Postpartum depression is a medical condition, with specific symptoms, which can occur early on after delivery or even several months later. A few of the symptoms – which range in intensity – include fatigue; feeling sad, hopeless, overwhelmed; having trouble sleeping and eating; losing interest in things you enjoyed; withdrawing from family and friends; displaying no interest in your baby and/or having thoughts of hurting yourself or your baby. PPD is one form of disorders that a woman may experience after birth but the spectrum include, among others, postpartum anxiety, postpartum panic disorder, postpartum obsessive-compulsive disorder, postpartum post-traumatic stress disorder, and the most severe but also the most rare form of PPD, postpartum psychosis.

PPD can be treated. Treatment may include medication. Learning that depression had in part to do with chemical imbalance in the brain lifted a big weight off of my chest. And how should the following be understood? Was it merely the placebo effect? After taking medication for a few days, my head started clearing up and I realized that the fog that had invaded my mind for the past few months was starting to lift away. And that my inner little sun was rising again: “Hello, myself! Where had I been all this time?” It took me a bit longer than a few days to get all my strength and energy back, but experiencing quasi-immediate relief helped me see the light through the tunnel.

Psychotherapy. It helps. Kupot Holim have good therapists; private – and costly – therapists also exist. Typically, a mother may contact her Kupat Holim to make an appointment with a psychologist who will evaluate whether and what kind of treatment she needs. The first session may come with a fee but, at least in my kupa, psychotherapy is free and isn’t limited in time.

There are other resources, which don’t target women with PPD only but help any woman after birth. One of them is NITZA – The Israel Center for Maternal Health. Based in Jerusalem, this organization that runs by donations offers services to all women and their families in Israel. The Mom to Mom (Eml’Em) organization was also set up to help new mothers cope with their first year as parent, with the mother’s psychological well-being in mind. Those two organizations exist in Jerusalem – but not only – and they may be contacted via local Tipot Halav. Additional organizations exist elsewhere in the country.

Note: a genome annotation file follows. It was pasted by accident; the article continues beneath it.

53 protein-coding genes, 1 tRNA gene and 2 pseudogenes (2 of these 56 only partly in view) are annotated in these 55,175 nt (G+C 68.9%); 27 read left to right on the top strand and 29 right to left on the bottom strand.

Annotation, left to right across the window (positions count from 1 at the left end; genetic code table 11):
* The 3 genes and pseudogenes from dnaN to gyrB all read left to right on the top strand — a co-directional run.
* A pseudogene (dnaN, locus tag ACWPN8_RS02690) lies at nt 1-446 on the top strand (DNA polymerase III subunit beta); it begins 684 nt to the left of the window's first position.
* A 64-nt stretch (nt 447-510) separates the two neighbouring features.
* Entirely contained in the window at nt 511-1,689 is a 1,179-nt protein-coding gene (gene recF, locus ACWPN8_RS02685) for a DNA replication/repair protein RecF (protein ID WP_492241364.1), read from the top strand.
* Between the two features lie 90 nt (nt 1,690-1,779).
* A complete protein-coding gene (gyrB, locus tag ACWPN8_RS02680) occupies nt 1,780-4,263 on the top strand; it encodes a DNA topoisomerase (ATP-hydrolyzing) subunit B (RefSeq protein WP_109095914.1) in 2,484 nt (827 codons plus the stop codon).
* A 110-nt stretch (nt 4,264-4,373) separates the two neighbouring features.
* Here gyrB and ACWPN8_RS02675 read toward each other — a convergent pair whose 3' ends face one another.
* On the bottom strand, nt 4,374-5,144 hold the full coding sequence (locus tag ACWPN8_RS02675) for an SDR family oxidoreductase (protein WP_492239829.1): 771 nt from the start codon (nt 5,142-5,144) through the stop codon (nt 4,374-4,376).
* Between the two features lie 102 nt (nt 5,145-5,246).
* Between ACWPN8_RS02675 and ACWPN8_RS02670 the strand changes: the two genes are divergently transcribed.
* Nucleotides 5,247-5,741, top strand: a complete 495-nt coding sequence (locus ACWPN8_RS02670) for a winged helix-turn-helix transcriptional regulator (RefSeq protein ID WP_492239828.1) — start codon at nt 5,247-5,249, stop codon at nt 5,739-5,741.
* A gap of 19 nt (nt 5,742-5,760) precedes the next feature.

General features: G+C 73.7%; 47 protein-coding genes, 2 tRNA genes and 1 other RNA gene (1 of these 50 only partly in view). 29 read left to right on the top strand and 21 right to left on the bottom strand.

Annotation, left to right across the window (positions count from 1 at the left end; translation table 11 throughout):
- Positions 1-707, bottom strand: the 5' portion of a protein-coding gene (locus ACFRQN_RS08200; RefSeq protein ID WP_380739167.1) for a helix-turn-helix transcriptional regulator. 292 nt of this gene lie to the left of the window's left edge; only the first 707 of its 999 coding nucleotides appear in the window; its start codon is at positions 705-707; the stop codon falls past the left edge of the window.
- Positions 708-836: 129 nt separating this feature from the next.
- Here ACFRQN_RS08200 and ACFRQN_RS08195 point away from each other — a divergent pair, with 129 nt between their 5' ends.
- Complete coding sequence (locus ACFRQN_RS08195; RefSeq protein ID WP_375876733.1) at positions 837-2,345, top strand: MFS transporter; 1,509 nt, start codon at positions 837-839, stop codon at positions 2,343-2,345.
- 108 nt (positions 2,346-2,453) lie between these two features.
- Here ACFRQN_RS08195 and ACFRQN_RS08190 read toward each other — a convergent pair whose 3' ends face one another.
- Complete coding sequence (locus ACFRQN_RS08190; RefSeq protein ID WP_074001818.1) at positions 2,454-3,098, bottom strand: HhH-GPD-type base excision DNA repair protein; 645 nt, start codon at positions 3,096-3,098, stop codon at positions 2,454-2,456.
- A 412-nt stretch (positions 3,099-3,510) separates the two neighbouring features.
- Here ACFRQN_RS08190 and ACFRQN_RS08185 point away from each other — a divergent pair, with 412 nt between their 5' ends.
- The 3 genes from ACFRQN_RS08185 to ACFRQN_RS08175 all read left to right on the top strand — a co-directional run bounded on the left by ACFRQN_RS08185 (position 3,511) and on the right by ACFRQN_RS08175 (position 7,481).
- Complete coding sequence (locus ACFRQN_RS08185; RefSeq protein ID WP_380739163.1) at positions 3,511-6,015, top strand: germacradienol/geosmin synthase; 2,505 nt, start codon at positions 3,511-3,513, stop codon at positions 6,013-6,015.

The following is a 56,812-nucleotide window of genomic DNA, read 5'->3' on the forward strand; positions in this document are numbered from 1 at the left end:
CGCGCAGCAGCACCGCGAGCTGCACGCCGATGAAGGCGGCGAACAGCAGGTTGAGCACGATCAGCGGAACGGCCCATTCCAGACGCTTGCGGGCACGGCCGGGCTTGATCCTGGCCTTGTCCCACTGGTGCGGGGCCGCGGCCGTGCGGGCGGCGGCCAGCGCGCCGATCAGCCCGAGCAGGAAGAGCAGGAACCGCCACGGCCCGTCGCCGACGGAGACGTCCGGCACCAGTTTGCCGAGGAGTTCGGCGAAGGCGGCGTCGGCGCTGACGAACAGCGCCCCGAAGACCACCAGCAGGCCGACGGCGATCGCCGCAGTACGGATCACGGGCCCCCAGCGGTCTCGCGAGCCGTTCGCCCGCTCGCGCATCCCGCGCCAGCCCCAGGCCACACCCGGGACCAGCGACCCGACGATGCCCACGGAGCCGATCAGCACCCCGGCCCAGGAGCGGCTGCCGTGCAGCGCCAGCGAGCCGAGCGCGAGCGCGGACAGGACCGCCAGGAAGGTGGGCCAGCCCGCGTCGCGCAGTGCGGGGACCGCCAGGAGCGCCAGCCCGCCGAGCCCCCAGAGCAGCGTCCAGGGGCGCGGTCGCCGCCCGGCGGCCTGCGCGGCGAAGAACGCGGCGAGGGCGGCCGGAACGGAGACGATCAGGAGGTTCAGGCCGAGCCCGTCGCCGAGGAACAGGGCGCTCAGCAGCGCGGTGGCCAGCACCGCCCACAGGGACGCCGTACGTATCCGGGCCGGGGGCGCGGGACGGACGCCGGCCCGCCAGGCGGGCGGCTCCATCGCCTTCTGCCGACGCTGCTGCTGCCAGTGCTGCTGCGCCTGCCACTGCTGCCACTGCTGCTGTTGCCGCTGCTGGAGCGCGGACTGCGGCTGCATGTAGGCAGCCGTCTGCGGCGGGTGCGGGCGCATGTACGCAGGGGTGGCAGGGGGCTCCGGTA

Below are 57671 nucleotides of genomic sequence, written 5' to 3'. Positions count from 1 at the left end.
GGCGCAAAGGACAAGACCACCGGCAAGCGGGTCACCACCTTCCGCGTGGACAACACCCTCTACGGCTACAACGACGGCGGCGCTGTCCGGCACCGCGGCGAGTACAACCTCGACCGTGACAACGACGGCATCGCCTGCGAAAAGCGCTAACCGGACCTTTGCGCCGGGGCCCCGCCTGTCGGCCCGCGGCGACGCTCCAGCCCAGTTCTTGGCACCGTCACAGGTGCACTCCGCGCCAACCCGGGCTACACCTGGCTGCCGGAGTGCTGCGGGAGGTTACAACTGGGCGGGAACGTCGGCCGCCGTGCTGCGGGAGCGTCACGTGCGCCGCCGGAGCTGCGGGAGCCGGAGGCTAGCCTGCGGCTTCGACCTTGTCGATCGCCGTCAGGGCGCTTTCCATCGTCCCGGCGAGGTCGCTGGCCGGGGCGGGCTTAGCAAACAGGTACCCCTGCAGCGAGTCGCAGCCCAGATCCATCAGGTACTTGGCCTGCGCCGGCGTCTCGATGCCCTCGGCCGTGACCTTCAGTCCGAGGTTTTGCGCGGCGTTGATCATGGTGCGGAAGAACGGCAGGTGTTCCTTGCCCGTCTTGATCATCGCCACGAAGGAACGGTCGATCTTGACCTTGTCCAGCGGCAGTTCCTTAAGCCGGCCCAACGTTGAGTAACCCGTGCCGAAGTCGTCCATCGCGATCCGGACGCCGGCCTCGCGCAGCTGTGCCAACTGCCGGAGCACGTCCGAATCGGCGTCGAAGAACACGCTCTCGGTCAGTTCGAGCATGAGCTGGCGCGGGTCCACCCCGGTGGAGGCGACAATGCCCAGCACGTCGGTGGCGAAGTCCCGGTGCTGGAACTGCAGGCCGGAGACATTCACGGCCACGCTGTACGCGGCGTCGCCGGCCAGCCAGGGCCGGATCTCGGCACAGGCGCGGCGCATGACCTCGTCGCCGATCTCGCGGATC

PPD isn’t a character flaw or a weakness. Yet, expectations about motherhood often dwell on our minds like mantras. If we can’t function (because of depression), we may feel that we are “bad mothers”. In Israel, women’s participation in the workforce ranks fourth worldwide. At the same time, while the country’s fertility rate isn’t among the highest, it still ranks among the hundred top countries. Large families, strong working women, and the ideal image of the “Jewish mother” always on top of things create expectations about motherhood that may make you feel inadequate if your own behavior falls short of any of them.

Stigma is another foe. When you hear, a year after suffering the hardest episodes of PPD, this kind of sentence – “Oh, I just heard that so-and-so also suffered from PPD, can you believe it, she is the example of the perfect mother!?” – you cringe. You cringe because PPD has nothing to do with parenting ability. It has nothing to do with your intellectual abilities, your morals, your ability to love your baby and raise your children. But somehow, many women – and I was one of them – integrate stigma and expectations, unconsciously turning those against themselves.

Motherhood and mental health have unfortunately been brought to the fore in the past week. I had wanted to complete writing this post earlier but work and studies got in the way. It seems to me that I should postpone it no longer. At the same time, this post shouldn’t be taken as a commentary. No situation is the same and no one can understand every facet of a tragic event.

But… down dropped the asimon. If it took me so long to get help, I shouldn’t wait until Mental Health Awareness Month in May to raise awareness and share the information I have collected since then, if it can help.

May we hear only good news.

About the Author
Having grown up in an inclusive environment in Jerusalem, I continue living and building Jerusalem with individuals of all religious and cultural background, in my case in my field of work (complementary medicine), just like any health workers and other individuals in most work fields in this country.